“Then we played Natal the super champions, everyone expected them to beat us and that was when our rugby broke through [in a 42-12 win]. That was unbelievable. Our rugby, our understanding of what we had to do, our training was very intense but with a clarity.”

The head coach had also introduced a defence day into training.

“We’d never had that in rugby union,” he added. “I’d got that from speaking to a rugby league coach about drills and organisation.

“He put a programme together for a Tuesday when everything was defence. Without the ball we became very good.”

Confronting the perceived dominance of the Springboks’ scrummage was another priority for McGeechan.

“We had to take away a strength they think they have got,” he stated. “Jim [Telfer] said they only way we are going to do it is go as low as possible and stop their big men getting the right position. That was the making of [props] Paul Wallace and Tom Smith.

“A powerful element was a video put together by a lecturer from Cardiff University who from afar had been analysing and studying playing statistics from the Tour.

“He compiled a 12-minute video set to music, the first half of which highlighted every player contributing without the ball. The seconds six minutes was about our attack.

“The night before the first Test I showed it to the players. The silence was deafening. That night it must have been replayed 30 times. Every time I went past the team room, it was on.”

At the first scrum of the first Test in Cape Town, the Lions got their timing wrong and went backwards, which only served to show how vital it was to be pinpoint accurate in everything they did.

But the Lions’ scrummaging got better and better, lower and tighter as the game went on.

Matt Dawson’s incredible dummy and score and Alan Tait’s decisive late try came from set-pieces and breakdowns which were superbly executed. Neil Jenkins’ place-kicking was the gloss on a startling 25-16 victory.

The second Test saw South Africa at full bore with the Lions straining every sinew to stay in touch. The Boks scored three tries but Andre Joubert, Percy Montgomery and Henry Honiball between them missed six kicks at goal.

Jenkins produced what McGeechan still describes as the most outstanding display of goal-kicking under pressure he has ever seen with five successful penalties.

At 15-15, everything that had been worked on, everything McGeechan had been preaching came to fruition in one glorious and history-making passage of play with players popping up in different positions but comfortable in doing so.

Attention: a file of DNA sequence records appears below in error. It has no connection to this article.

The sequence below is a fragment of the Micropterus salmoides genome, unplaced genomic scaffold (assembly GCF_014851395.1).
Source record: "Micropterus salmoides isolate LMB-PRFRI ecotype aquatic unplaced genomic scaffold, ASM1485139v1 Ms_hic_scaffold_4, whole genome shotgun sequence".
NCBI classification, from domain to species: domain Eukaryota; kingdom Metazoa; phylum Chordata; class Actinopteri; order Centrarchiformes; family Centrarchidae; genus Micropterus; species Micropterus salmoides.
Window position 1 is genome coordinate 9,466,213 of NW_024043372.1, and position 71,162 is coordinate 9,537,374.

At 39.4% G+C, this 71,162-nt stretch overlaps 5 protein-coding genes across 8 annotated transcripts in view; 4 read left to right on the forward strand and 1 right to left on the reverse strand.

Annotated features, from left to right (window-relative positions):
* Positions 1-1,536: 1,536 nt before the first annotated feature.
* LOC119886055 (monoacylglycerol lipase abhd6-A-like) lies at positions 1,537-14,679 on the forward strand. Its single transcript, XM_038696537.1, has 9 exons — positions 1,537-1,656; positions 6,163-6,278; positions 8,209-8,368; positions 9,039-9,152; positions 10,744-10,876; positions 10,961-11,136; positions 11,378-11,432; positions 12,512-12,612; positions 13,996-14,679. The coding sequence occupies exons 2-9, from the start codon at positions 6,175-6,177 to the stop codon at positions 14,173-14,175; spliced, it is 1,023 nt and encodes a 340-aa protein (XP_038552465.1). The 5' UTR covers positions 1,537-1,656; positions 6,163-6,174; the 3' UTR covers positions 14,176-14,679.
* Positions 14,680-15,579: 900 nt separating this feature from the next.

The build-up to the iconic Jeremy Guscott drop goal personified that. McGeechan can see it as clearly in his mind now as he did from the stand in Durban in June 1997.

He explains: “Guscott made a tackle, commits to a ruck and we turned it over. [Keith] Wood emerges and kicks it down the touchline.

“That forces a Lions lineout, the forwards drove, Gregor [Townsend] took a brilliant line back at them which is why he wasn’t there when the ball came out but what he had done was put them on the back foot.

“All these elements were players doing the things we had hoped 12 months earlier they would have the confidence and the ability and the attitude to do.

“The ball comes back to Jerry and..” McGeechan’s voice trails away.

Nothing more needs to be said. There were four minutes left, the longest of his life, but hang on the Lions did.

The third Test was a step too far as the Springboks gained a measure of revenge with a 35-16 victory in Johannesburg but it did not matter.

I asked McGeechan where the Tour stood in his career. Without a moment’s hesitation he replies: “Top. You look back at it and think, ‘Crikey I was privileged to be part of that group’.”

One moment after the first Test encapsulated why. Irish lock Jeremy Davidson had celebrated long into the night and not returned to his hotel room.

He was terrified that if he had to get back to pack, he would miss the bus. He need not have worried – Graham Rowntree, the English prop and his Tour room-mate, had packed for him.

McGeechan picks up the story: “Jeremy said, ‘I can’t thank you enough.’ To which Rowntree replied: ‘You thanked me yesterday, you won a Test match.’ When you’ve got something like that then you are talking about special people.”

And as for the coach’s final thoughts about the Tour?

“When you are coaching, you always have the perfect game in your mind,” he said. “There were elements of rugby on that Tour that got as close to the perfect game that I had in my head.

“Some of it was spectacular. To be prepared to be different. We caught South Africa out by playing a game they didn’t think British and Irish players were capable of.”

This article is part of the British & Irish Lions Freelance Writers Project. 


Mark Souster was rugby correspondent for The Times where he spent 20 years covering the sport, including five Lions Tours and seven Rugby World Cups. He was named Sports Journalist of the Year for his reporting on England’s RWC 2011 campaign and also presented Rugby Special for BBC Scotland.